Sophistication of Library Resource Description Structures

This is a provacitive statement by Ronald J. Murray writing with Barbara Tillett in their paper, “Cataloging Theory in Search of Graph Theory and Other Ivory Towers“:

“… library resource description structures — when teased out of their book and card and digital catalog implementations and treated as graphs — are arguably more sophisticated than those being explored in the World Wide Web Consortium’s (W3C) Library Linked Data initiative.”

Murray explores this idea in a series of presentation slides he’s posted on SlideShare.


One thought on “Sophistication of Library Resource Description Structures

  1. Ron Murray says:

    For an example of structures embedded in existing library information systems see the “Pippi Longstocking” slide sequence at:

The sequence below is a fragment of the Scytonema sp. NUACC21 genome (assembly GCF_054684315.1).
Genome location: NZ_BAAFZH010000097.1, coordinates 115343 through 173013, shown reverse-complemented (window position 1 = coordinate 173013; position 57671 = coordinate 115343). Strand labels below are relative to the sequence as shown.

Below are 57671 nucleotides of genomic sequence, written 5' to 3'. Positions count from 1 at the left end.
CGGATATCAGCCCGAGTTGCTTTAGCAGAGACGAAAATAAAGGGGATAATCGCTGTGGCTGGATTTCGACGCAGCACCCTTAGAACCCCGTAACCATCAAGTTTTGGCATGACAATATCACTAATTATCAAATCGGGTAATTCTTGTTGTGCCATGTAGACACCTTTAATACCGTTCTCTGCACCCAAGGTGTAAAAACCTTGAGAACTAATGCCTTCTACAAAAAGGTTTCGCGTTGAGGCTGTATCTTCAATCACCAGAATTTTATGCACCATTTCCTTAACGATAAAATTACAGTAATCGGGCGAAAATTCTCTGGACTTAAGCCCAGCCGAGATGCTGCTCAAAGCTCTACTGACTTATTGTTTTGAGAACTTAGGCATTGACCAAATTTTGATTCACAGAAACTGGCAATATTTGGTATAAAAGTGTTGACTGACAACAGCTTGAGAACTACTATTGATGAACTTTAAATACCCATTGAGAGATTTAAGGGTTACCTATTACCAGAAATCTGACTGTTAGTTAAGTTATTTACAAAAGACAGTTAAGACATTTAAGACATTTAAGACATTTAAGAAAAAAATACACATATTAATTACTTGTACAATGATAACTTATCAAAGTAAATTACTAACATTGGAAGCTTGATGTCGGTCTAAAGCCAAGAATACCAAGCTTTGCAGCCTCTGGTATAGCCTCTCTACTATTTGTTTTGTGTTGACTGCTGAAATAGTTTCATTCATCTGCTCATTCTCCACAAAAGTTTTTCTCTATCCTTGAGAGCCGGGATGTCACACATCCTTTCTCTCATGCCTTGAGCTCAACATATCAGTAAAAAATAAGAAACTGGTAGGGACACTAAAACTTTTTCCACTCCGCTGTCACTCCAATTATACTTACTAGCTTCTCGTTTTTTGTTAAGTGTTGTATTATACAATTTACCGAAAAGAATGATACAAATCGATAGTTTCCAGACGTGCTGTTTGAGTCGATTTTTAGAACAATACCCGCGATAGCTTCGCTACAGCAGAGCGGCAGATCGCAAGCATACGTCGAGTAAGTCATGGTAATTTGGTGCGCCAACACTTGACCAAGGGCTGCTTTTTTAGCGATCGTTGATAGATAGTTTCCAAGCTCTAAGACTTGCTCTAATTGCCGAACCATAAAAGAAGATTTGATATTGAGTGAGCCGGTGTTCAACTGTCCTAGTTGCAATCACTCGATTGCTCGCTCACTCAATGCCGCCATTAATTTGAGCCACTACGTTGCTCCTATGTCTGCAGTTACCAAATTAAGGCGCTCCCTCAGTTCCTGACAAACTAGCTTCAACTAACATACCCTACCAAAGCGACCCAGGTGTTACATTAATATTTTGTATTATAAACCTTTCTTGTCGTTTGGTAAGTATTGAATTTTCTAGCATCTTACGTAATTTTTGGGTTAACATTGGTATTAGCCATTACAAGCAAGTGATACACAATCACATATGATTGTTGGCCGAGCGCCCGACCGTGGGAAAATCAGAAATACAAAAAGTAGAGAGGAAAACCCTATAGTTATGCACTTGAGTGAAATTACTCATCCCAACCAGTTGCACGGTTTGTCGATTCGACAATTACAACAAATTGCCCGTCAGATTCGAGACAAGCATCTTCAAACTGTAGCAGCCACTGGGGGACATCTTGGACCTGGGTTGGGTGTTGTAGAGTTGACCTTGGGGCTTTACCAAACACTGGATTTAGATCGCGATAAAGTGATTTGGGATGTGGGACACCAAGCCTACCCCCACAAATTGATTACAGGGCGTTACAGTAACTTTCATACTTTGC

(The shows – a bit epic in size and scope – are best downloaded and treated like a flipbook)

    Start with slide# 205. For an introduction to the diagramming conventions, start at slide# 166.

    The Pippi diagram shows what all that cross-referencing/linking is “for.” This view is in contrast to typical catalog views that provide lists of elements extracted from such networks. If one had a good memory for holding in mind things built up a few pieces at a time (architects?), they might generate a view like “Pippi.” For those of us who can’t do that on demand, we need “paper tools.”

    Questions? Contact me at

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